Why did athlete shorts spark controversy ahead of the Olympics?


What triggered this?

Even before the opening ceremony of the Tokyo 2020 Olympic Games – the tournament having been delayed for a year due to the coronavirus pandemic – a controversy has already erupted over the outfits athletes wear to participate in sports competitions. elite.

The commotion started when two-time British Paralympian World Champion Olivia Breen took to Twitter to express her dismay that a female official told her that the briefs she wore while competing at the Championships English in Bedford on Sunday were “too short and inappropriate.” ”.

Breen, a sprinter and long jump specialist who suffers from cerebral palsy and will compete in the Tokyo Paralympic Games next month, said she was “disappointed” and left “speechless” by the incident, explaining that she had worn the same outfit for nine years. without problem and wondering if a male athlete would have been subjected to the same criticism.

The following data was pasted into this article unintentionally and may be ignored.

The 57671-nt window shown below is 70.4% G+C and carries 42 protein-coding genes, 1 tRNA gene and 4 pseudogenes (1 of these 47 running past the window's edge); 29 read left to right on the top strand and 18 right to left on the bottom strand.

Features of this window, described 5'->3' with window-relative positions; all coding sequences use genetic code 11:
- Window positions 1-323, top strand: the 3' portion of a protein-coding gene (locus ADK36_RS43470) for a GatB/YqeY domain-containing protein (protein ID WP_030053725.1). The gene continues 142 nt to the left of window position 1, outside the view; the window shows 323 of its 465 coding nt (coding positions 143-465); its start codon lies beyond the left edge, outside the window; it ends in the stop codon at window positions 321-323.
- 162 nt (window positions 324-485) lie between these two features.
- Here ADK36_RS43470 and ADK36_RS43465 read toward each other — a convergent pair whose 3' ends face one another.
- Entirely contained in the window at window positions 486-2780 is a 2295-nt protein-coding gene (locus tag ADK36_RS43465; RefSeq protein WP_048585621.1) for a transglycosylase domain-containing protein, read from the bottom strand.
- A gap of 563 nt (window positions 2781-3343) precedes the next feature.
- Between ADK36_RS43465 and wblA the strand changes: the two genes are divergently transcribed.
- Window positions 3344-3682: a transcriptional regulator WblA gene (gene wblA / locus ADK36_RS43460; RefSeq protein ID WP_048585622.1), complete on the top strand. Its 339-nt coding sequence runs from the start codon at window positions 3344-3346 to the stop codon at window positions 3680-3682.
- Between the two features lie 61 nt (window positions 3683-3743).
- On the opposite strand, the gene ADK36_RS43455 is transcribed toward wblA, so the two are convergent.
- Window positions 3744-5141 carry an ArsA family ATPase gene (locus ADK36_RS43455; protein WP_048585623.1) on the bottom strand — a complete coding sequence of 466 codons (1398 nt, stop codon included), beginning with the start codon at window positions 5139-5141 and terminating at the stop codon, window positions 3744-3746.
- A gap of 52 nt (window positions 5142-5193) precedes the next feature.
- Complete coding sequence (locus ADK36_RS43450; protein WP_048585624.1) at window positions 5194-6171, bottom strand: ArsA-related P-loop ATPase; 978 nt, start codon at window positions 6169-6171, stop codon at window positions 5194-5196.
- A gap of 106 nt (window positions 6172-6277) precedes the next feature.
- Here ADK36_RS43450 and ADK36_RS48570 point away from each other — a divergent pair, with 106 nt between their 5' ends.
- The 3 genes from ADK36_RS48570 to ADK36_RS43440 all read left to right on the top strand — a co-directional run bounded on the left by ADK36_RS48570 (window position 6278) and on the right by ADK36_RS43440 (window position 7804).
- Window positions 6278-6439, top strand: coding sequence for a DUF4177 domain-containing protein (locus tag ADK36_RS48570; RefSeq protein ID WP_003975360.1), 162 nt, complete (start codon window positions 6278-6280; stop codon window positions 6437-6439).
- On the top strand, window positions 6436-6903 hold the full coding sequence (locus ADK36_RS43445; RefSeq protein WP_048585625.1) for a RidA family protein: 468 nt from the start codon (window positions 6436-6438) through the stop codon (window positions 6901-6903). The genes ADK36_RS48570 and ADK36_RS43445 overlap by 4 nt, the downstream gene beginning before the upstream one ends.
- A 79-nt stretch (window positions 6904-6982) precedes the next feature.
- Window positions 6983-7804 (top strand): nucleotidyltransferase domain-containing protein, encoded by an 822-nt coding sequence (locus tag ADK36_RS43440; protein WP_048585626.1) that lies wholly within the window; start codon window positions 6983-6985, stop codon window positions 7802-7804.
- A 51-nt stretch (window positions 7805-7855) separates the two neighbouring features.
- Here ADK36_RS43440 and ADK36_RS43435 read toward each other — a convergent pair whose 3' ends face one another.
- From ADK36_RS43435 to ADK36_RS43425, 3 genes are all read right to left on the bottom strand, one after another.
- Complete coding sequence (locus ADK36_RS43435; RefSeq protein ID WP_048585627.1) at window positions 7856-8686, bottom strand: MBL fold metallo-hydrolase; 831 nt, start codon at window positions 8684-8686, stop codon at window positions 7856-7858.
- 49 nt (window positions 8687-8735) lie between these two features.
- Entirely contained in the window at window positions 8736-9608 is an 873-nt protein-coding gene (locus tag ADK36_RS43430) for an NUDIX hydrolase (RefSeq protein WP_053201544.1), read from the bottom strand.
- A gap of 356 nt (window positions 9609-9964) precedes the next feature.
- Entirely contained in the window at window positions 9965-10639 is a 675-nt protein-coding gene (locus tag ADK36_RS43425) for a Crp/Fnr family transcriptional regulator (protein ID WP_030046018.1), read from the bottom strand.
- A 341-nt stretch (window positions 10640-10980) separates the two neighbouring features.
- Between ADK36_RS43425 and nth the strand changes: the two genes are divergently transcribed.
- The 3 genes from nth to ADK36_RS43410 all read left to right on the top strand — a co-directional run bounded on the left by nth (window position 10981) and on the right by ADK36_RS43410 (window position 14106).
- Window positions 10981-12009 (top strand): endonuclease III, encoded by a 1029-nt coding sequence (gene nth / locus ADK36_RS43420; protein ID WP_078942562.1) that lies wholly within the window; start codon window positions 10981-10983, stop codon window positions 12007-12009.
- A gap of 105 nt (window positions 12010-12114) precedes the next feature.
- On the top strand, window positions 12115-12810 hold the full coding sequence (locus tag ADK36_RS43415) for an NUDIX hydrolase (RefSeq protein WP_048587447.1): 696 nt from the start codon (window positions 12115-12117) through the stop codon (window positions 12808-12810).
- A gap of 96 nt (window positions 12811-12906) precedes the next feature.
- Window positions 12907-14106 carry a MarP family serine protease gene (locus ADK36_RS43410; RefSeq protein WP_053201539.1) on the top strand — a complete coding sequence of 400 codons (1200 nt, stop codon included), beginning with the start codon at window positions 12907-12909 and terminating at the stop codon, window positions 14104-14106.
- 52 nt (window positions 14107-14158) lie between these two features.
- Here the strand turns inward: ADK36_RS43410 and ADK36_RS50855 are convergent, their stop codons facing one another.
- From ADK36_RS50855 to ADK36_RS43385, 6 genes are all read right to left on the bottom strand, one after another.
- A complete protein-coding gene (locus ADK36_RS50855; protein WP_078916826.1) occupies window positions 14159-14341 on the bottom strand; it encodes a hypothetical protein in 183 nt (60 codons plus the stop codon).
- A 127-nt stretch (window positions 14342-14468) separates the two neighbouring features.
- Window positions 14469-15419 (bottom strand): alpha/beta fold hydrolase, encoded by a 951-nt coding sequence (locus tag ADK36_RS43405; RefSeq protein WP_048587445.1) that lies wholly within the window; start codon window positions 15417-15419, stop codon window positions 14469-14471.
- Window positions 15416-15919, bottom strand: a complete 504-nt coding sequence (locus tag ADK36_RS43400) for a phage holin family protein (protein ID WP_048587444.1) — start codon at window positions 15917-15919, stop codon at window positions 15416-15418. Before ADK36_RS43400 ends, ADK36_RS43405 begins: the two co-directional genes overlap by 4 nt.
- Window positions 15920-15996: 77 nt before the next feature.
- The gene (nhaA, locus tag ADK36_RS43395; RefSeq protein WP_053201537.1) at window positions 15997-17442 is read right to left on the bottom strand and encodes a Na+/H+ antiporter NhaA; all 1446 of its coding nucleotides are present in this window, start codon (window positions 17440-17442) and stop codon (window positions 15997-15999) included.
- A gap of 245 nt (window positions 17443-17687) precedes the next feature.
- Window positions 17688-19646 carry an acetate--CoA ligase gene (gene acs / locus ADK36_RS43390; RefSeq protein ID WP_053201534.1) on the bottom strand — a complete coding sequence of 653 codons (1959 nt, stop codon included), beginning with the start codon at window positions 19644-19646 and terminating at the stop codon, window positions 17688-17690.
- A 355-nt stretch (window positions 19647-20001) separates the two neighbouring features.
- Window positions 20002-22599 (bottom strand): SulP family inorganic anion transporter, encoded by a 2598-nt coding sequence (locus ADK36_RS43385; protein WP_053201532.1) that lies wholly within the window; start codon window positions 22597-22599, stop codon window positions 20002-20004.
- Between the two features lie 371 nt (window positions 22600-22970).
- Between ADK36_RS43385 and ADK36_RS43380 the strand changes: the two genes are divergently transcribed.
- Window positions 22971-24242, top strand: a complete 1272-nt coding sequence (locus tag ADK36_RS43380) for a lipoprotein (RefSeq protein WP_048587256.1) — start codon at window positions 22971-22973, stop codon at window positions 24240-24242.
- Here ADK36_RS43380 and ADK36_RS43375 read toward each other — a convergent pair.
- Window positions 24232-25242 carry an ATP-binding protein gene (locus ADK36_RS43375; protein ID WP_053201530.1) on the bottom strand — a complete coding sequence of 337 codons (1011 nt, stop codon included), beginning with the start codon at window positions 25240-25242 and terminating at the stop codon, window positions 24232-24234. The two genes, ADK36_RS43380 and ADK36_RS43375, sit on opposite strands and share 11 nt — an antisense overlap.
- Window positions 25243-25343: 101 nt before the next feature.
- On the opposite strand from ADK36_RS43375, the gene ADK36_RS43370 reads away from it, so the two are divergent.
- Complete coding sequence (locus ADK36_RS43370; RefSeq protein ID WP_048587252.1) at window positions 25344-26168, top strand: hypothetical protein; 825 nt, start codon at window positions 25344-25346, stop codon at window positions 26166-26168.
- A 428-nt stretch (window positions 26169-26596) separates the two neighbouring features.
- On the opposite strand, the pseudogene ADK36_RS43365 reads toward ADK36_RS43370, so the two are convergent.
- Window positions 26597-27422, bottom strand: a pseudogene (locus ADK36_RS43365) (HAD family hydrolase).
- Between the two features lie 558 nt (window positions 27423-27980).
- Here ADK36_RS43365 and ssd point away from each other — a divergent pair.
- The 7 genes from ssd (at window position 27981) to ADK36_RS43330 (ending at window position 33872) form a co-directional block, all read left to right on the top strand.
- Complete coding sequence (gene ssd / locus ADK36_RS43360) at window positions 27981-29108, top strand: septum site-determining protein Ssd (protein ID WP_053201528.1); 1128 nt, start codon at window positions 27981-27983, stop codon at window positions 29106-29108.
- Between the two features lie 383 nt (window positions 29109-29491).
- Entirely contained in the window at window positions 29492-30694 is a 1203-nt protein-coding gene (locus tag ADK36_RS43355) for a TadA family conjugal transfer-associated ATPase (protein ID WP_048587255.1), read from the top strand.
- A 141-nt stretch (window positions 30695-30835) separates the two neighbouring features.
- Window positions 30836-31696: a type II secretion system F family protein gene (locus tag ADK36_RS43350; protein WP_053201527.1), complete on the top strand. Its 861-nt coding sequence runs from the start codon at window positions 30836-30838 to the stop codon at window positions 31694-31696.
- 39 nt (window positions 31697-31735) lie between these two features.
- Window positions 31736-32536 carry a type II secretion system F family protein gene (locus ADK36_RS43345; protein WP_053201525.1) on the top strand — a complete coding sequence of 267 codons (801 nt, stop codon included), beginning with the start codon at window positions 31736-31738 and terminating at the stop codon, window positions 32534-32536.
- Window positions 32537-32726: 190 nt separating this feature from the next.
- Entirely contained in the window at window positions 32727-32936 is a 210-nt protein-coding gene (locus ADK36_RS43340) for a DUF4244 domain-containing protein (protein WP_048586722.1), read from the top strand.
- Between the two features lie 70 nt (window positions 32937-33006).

She later said she planned to make a formal complaint and that England Athletics had already contacted her.

“We want to be as light as possible when competing, not having to feel heavy and comfortable. We should just wear what we are allowed to wear, ”she told BBC Radio 4 Woman’s hour this week.

The fury was quickly followed by a separate episode in which the Norwegian women’s handball team were fined £ 1,295 – or £ 130 per player – by the European Handball Federation (EHF) for wearing shorts instead of bikini bottoms at the European Beach Handball Championships in Bulgaria. , which the governing body regards as “inappropriate clothing”.